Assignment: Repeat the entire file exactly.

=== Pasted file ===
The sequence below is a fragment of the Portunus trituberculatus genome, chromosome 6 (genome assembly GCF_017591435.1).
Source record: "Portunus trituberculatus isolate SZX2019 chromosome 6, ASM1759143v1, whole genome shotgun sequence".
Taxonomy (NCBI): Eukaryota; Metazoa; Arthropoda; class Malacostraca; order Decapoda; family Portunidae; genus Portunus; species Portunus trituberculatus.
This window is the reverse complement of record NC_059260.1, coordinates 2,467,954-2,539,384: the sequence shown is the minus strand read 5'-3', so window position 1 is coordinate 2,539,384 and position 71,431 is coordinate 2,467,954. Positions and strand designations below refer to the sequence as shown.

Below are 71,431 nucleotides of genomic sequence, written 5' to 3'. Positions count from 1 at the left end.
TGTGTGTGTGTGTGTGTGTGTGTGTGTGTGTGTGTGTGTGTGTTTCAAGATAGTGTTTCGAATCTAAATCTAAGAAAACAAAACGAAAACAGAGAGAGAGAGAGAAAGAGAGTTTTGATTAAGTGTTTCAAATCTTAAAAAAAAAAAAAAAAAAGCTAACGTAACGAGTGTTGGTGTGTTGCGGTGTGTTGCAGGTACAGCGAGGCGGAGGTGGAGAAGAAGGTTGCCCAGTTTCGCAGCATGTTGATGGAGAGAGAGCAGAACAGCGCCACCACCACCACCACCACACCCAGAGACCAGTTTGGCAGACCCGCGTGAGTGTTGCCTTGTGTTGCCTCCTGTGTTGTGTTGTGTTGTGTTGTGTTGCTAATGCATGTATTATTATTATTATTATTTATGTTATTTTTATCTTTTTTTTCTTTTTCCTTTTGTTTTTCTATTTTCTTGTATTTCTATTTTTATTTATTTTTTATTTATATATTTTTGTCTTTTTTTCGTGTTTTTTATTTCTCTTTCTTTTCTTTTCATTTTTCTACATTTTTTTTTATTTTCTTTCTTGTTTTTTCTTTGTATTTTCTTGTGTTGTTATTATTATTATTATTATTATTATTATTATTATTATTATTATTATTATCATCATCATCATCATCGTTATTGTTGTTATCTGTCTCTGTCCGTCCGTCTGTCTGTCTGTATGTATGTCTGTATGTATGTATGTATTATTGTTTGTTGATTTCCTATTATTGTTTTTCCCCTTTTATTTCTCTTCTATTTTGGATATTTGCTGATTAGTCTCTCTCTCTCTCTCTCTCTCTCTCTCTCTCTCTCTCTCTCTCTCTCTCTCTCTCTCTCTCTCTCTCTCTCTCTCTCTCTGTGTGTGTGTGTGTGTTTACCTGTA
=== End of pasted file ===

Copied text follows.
The sequence below is a fragment of the Portunus trituberculatus genome, chromosome 6 (genome assembly GCF_017591435.1).
Source record: "Portunus trituberculatus isolate SZX2019 chromosome 6, ASM1759143v1, whole genome shotgun sequence".
Taxonomy (NCBI): Eukaryota; Metazoa; Arthropoda; class Malacostraca; order Decapoda; family Portunidae; genus Portunus; species Portunus trituberculatus.
This window is the reverse complement of record NC_059260.1, coordinates 2,467,954-2,539,384: the sequence shown is the minus strand read 5'-3', so window position 1 is coordinate 2,539,384 and position 71,431 is coordinate 2,467,954. Positions and strand designations below refer to the sequence as shown.

Below are 71,431 nucleotides of genomic sequence, written 5' to 3'. Positions count from 1 at the left end.
TGTGTGTGTGTGTGTGTGTGTGTGTGTGTGTGTGTGTGTGTGTTTCAAGATAGTGTTTCGAATCTAAATCTAAGAAAACAAAACGAAAACAGAGAGAGAGAGAGAAAGAGAGTTTTGATTAAGTGTTTCAAATCTTAAAAAAAAAAAAAAAAAAGCTAACGTAACGAGTGTTGGTGTGTTGCGGTGTGTTGCAGGTACAGCGAGGCGGAGGTGGAGAAGAAGGTTGCCCAGTTTCGCAGCATGTTGATGGAGAGAGAGCAGAACAGCGCCACCACCACCACCACCACACCCAGAGACCAGTTTGGCAGACCCGCGTGAGTGTTGCCTTGTGTTGCCTCCTGTGTTGTGTTGTGTTGTGTTGTGTTGCTAATGCATGTATTATTATTATTATTATTTATGTTATTTTTATCTTTTTTTTCTTTTTCCTTTTGTTTTTCTATTTTCTTGTATTTCTATTTTTATTTATTTTTTATTTATATATTTTTGTCTTTTTTTCGTGTTTTTTATTTCTCTTTCTTTTCTTTTCATTTTTCTACATTTTTTTTTATTTTCTTTCTTGTTTTTTCTTTGTATTTTCTTGTGTTGTTATTATTATTATTATTATTATTATTATTATTATTATTATTATTATTATCATCATCATCATCATCGTTATTGTTGTTATCTGTCTCTGTCCGTCCGTCTGTCTGTCTGTATGTATGTCTGTATGTATGTATGTATTATTGTTTGTTGATTTCCTATTATTGTTTTTCCCCTTTTATTTCTCTTCTATTTTGGATATTTGCTGATTAGTCTCTCTCTCTCTCTCTCTCTCTCTCTCTCTCTCTCTCTCTCTCTCTCTCTCTCTCTCTCTCTCTCTCTCTCTCTCTCTCTGTGTGTGTGTGTGTGTTTACCTGTA